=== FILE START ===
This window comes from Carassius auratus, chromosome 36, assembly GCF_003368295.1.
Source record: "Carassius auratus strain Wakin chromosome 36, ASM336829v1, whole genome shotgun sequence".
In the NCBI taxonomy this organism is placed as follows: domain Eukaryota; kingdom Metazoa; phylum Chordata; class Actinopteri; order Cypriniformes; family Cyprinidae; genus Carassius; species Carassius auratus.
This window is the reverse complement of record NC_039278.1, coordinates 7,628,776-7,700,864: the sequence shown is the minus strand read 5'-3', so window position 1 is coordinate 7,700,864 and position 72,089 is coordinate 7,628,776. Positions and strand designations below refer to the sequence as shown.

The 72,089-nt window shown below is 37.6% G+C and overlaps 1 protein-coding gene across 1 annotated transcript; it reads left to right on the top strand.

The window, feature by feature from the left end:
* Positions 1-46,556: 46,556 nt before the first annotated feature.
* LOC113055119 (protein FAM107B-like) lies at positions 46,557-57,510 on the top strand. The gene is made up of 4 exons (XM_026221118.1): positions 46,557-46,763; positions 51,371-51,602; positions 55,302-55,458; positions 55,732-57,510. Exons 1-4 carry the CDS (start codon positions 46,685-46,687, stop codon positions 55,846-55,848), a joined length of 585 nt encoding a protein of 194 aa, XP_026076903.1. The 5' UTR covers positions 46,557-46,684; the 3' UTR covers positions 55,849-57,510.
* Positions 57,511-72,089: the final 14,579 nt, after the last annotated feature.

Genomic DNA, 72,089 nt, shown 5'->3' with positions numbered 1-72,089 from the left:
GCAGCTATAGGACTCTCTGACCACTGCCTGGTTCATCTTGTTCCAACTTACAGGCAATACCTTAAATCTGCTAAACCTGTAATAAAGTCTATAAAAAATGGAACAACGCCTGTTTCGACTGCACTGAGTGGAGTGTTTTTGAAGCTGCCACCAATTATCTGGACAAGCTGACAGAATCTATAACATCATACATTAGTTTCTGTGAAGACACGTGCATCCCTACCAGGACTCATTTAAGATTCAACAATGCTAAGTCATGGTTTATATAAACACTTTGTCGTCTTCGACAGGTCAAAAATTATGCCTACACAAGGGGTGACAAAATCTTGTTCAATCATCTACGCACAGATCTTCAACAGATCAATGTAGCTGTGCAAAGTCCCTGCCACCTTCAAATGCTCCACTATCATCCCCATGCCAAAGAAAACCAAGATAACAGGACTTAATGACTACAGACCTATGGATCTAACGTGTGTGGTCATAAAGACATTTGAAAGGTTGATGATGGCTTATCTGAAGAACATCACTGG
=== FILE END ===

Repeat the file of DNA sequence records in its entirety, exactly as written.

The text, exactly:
This window comes from Carassius auratus, chromosome 36, assembly GCF_003368295.1.
Source record: "Carassius auratus strain Wakin chromosome 36, ASM336829v1, whole genome shotgun sequence".
In the NCBI taxonomy this organism is placed as follows: domain Eukaryota; kingdom Metazoa; phylum Chordata; class Actinopteri; order Cypriniformes; family Cyprinidae; genus Carassius; species Carassius auratus.
This window is the reverse complement of record NC_039278.1, coordinates 7,628,776-7,700,864: the sequence shown is the minus strand read 5'-3', so window position 1 is coordinate 7,700,864 and position 72,089 is coordinate 7,628,776. Positions and strand designations below refer to the sequence as shown.

The 72,089-nt window shown below is 37.6% G+C and overlaps 1 protein-coding gene across 1 annotated transcript; it reads left to right on the top strand.

The window, feature by feature from the left end:
* Positions 1-46,556: 46,556 nt before the first annotated feature.
* LOC113055119 (protein FAM107B-like) lies at positions 46,557-57,510 on the top strand. The gene is made up of 4 exons (XM_026221118.1): positions 46,557-46,763; positions 51,371-51,602; positions 55,302-55,458; positions 55,732-57,510. Exons 1-4 carry the CDS (start codon positions 46,685-46,687, stop codon positions 55,846-55,848), a joined length of 585 nt encoding a protein of 194 aa, XP_026076903.1. The 5' UTR covers positions 46,557-46,684; the 3' UTR covers positions 55,849-57,510.
* Positions 57,511-72,089: the final 14,579 nt, after the last annotated feature.

Genomic DNA, 72,089 nt, shown 5'->3' with positions numbered 1-72,089 from the left:
GCAGCTATAGGACTCTCTGACCACTGCCTGGTTCATCTTGTTCCAACTTACAGGCAATACCTTAAATCTGCTAAACCTGTAATAAAGTCTATAAAAAATGGAACAACGCCTGTTTCGACTGCACTGAGTGGAGTGTTTTTGAAGCTGCCACCAATTATCTGGACAAGCTGACAGAATCTATAACATCATACATTAGTTTCTGTGAAGACACGTGCATCCCTACCAGGACTCATTTAAGATTCAACAATGCTAAGTCATGGTTTATATAAACACTTTGTCGTCTTCGACAGGTCAAAAATTATGCCTACACAAGGGGTGACAAAATCTTGTTCAATCATCTACGCACAGATCTTCAACAGATCAATGTAGCTGTGCAAAGTCCCTGCCACCTTCAAATGCTCCACTATCATCCCCATGCCAAAGAAAACCAAGATAACAGGACTTAATGACTACAGACCTATGGATCTAACGTGTGTGGTCATAAAGACATTTGAAAGGTTGATGATGGCTTATCTGAAGAACATCACTGG